I think it is just the way I was born. My brain compels me to do something every day that scares me. Not in a Bear Grylls, jumping-off-a-canyon-with-no-rope type of way, but within my interests I have always needed to push and push – to see how far life conspires to take me. Ultra-running is just one manifestation of that desire.
Running the same races in ten or twenty years’ time with a cabinet full of medals is not what it’s about for me. I don’t need to win Badwater ten times in a row to get joy from the sport. The real key to my enjoyment of ultrarunning is the journey to new and adventurous experiences, some of them linked to travel and meeting new people, but many of them rooted firmly within my own self.
I love every aspect of the ultramarathon, from the cold, hard solitude of training, through the camaraderie of nervously discussing tactics before the race, right up to the bitter end when you have run so far and laid yourself so bare that all you can do is stare at your withering soul in the mirror. And the race t-shirt that is so well deserved that you never want to take it off.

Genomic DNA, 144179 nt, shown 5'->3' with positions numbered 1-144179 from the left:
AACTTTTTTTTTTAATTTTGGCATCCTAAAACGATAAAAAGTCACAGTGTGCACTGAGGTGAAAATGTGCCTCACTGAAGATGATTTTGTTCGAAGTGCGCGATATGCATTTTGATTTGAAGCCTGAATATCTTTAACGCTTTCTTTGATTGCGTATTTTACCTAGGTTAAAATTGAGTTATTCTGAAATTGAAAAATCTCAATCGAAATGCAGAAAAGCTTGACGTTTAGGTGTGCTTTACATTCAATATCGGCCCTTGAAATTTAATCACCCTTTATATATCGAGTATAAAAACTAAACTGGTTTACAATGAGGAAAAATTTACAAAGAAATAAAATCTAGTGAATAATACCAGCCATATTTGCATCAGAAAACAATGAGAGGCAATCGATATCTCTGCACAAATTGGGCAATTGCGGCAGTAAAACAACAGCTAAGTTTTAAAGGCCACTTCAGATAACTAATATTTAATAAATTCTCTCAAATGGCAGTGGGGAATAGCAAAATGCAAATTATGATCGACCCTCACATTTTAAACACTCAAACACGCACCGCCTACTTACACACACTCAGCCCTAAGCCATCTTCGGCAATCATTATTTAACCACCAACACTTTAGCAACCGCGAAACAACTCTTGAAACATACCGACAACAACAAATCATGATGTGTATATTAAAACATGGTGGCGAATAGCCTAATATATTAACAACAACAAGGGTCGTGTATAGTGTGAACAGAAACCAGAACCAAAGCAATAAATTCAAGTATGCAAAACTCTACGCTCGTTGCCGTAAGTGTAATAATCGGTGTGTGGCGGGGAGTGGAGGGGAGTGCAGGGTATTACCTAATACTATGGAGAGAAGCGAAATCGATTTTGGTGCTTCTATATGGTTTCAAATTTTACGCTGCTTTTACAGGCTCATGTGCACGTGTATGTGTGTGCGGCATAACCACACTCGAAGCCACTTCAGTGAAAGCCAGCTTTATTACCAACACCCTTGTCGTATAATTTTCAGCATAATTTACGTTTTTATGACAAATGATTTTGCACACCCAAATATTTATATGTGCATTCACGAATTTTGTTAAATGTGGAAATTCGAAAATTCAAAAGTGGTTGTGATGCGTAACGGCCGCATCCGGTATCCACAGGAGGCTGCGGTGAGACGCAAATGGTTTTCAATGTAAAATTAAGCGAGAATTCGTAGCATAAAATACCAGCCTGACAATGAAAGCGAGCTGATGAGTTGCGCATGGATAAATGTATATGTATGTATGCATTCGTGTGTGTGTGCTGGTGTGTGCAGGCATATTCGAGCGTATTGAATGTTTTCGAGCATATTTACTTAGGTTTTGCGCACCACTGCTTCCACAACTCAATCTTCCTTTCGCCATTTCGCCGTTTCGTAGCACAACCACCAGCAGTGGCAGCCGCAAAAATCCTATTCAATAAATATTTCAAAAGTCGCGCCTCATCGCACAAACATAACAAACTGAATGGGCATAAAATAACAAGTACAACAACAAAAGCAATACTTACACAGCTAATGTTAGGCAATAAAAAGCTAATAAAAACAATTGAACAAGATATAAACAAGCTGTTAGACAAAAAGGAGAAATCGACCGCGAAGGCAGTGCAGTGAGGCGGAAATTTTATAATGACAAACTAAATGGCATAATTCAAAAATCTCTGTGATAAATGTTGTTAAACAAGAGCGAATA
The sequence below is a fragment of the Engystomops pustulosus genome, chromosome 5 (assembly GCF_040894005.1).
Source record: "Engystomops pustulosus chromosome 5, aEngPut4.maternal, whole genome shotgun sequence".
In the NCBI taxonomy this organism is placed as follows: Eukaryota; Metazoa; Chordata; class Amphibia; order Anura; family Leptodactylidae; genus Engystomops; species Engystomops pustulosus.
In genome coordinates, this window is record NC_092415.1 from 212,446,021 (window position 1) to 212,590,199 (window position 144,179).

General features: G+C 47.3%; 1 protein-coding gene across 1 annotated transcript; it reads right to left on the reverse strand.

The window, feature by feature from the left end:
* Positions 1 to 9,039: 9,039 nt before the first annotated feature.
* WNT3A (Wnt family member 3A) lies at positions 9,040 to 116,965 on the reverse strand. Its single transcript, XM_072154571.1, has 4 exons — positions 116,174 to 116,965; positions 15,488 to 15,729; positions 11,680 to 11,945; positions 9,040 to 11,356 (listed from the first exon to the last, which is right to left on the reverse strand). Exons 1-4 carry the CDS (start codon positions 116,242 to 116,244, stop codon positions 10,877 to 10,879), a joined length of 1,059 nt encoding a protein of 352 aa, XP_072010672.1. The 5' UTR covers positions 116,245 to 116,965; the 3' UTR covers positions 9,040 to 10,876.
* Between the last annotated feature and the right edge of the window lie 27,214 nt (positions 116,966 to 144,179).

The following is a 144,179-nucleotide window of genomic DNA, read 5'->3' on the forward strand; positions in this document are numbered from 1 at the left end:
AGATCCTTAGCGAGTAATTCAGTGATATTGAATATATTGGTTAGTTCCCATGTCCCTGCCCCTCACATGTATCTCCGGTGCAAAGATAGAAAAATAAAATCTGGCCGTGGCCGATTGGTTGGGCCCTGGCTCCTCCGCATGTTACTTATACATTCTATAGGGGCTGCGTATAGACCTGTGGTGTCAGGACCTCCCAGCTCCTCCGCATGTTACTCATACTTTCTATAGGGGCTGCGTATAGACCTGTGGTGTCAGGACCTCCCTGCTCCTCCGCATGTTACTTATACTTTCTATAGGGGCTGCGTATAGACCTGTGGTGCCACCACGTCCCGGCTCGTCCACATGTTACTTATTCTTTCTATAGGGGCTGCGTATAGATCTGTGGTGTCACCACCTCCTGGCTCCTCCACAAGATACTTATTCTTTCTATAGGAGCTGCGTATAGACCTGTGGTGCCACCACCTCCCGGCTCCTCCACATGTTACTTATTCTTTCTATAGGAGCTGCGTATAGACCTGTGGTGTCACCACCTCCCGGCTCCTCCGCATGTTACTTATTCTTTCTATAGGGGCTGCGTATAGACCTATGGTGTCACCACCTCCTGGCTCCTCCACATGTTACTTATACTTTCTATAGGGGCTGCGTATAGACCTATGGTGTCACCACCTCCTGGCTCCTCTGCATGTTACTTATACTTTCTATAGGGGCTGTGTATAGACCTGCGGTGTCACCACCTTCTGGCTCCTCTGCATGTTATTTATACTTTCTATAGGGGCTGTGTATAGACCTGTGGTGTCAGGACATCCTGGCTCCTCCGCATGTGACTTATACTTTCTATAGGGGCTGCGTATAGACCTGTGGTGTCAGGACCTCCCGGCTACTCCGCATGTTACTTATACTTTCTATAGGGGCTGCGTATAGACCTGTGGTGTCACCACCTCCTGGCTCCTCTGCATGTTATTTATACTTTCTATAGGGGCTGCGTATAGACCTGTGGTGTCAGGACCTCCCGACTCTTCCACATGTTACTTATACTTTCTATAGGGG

A taxi driver said something interesting to me the other day. He started talking about reincarnation and told me “In India we have a saying. When a person dies, if they still have desire, then they will come back. If they have no desire left, they will not”. That resonated with me.
Living ‘with desire’ means that I always find an abundance of opportunities and interesting tangents that life throws to me. For me, every day seems to chuck me a surprise gift, an opportunity to better myself or to have some fun. Fundamentally, I think that’s what life’s all about.